While more than half of Medicaid recipients are children, there are still millions of adults who could face work requirements under the new CMS criteria. The Kaiser Family Foundation estimates that there are nearly 25 million non-elderly adults on Medicaid who are not on disability insurance. Nearly 8 in 10 are part of families where at least one person works, and 60 percent are working themselves. That still leaves millions who appear to be able to work. But a closer look reveals that many of those people face obstacles to entering the workforce. More than a third of those 25 million Americans say they are ill or disabled, and 30 percent say they’re taking care of “home or family.” Two-thirds of Medicaid recipients in Michigan who are “out of work” say they have a chronic illness.
Analyses of work requirements have found that they actually do little to boost long-term employment, according to Pavetti. A comprehensive study of 11 mandatory work programs found that only two decreased poverty.
In his letter to state Medicaid directors, Neale writes that states should consider aligning the work requirements they already have for people who receive welfare and food stamps with their new Medicaid rules. Welfare data suggests that could lead to many people losing Medicaid. After President Bill Clinton signed welfare reform into law in 1996, the share of families below the poverty line that receive welfare benefits dropped from 68 percent in 1996 to 23 percent in 2016, according to CBPP. Work requirements played a major role in driving that decline.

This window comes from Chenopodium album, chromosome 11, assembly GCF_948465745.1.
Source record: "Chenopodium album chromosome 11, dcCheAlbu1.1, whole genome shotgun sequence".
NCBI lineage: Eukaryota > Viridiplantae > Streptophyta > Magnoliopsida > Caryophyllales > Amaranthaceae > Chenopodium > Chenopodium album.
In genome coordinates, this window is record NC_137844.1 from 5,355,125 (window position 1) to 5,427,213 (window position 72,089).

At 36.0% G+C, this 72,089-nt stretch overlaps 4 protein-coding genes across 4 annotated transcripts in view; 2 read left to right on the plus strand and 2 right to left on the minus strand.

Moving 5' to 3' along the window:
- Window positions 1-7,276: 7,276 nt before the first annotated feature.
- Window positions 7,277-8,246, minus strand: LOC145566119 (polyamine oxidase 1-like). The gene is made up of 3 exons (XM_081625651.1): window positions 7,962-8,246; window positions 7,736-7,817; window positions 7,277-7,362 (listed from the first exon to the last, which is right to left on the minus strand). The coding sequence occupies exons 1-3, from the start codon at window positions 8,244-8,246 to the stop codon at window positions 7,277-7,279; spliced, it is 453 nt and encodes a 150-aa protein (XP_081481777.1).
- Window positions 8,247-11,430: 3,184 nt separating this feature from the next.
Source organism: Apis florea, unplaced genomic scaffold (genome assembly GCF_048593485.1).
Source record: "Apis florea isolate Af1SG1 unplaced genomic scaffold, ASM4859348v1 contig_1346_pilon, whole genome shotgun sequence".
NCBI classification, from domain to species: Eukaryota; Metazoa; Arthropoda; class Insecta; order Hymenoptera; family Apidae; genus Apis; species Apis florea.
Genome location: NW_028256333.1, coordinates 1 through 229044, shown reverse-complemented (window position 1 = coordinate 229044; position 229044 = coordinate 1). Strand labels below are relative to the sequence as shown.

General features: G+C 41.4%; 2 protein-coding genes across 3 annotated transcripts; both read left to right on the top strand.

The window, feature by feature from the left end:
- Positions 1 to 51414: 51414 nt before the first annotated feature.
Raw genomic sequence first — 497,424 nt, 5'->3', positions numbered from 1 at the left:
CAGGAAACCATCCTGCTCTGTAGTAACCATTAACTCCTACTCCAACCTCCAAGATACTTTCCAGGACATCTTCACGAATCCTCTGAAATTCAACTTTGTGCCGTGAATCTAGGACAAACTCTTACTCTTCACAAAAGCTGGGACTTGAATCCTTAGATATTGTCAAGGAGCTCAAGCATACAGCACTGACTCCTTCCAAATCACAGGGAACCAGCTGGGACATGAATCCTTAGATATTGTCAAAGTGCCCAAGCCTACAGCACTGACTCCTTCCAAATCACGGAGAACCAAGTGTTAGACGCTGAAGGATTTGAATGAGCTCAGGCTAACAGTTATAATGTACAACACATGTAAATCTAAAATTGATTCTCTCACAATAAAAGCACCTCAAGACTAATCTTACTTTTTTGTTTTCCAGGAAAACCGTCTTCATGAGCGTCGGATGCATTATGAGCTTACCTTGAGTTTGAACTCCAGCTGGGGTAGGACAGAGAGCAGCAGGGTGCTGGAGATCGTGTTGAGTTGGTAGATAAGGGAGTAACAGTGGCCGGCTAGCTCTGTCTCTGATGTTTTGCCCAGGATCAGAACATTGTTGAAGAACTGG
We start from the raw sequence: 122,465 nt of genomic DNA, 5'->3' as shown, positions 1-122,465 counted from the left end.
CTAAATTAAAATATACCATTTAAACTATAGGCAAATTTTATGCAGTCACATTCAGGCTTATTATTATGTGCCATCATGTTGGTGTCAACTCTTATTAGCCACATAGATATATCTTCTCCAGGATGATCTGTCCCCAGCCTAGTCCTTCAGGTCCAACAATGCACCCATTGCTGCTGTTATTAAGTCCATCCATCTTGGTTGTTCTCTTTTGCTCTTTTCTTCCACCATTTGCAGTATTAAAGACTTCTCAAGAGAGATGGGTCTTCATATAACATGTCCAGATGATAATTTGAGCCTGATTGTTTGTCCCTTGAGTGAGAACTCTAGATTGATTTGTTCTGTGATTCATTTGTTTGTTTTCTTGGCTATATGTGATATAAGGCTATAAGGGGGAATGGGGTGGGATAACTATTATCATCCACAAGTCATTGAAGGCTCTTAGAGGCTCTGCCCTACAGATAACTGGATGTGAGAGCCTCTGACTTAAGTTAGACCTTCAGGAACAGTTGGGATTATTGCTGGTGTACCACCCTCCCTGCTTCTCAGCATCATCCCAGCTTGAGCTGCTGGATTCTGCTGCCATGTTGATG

CMS says that states should “consider” not imposing work requirements on groups including caregivers, people with health problems, or full-time students. But Neale made clear that states are in the “best position to determine which approaches are most likely to succeed.”
Reports that CMS will sign off on Kentucky’s work requirement plan as soon as Friday suggest that states will have significant flexibility. The state’s proposal would require Medicaid beneficiaries to work, job search, or care for someone with a disability for 20 hours per week. Beyond the work requirement, Kentucky wants to have Medicaid recipients pay between $1 and $15 a month, disenroll people above the poverty line who fail to pay their premiums, and require people on the program to report job changes within 10 days. Those who don’t could lose their insurance for six months at a time.
Nearly 100,000 fewer Kentuckians are expected to have Medicaid under the plan. On a call with reporters on Thursday, CMS administrator Seema Verma said declines in enrollment would come from people no longer needing government health insurance: “We see people moving off of Medicaid as a good outcome.”
To be approved for a waiver, states have to show that their plan is revenue neutral. CMS is blocking states from using any savings derived from cutting off people’s Medicaid to achieve revenue neutrality. Alker says that seems like a good thing, though the “cynic” in her worries it’s designed to keep the question of how many people will lose Medicaid “even more in the dark.”
The Trump administration’s emphasis on work for Medicaid recipients is in stark contrast with its approach to taxes. As Mother Jones has written, Republicans’ tax bill explicitly advantages business owners who don’t rely on wages and salaries. A provision of the law that exclusively benefits heirs to fortunes that exceed $11 million will cost taxpayers $10 billion per year.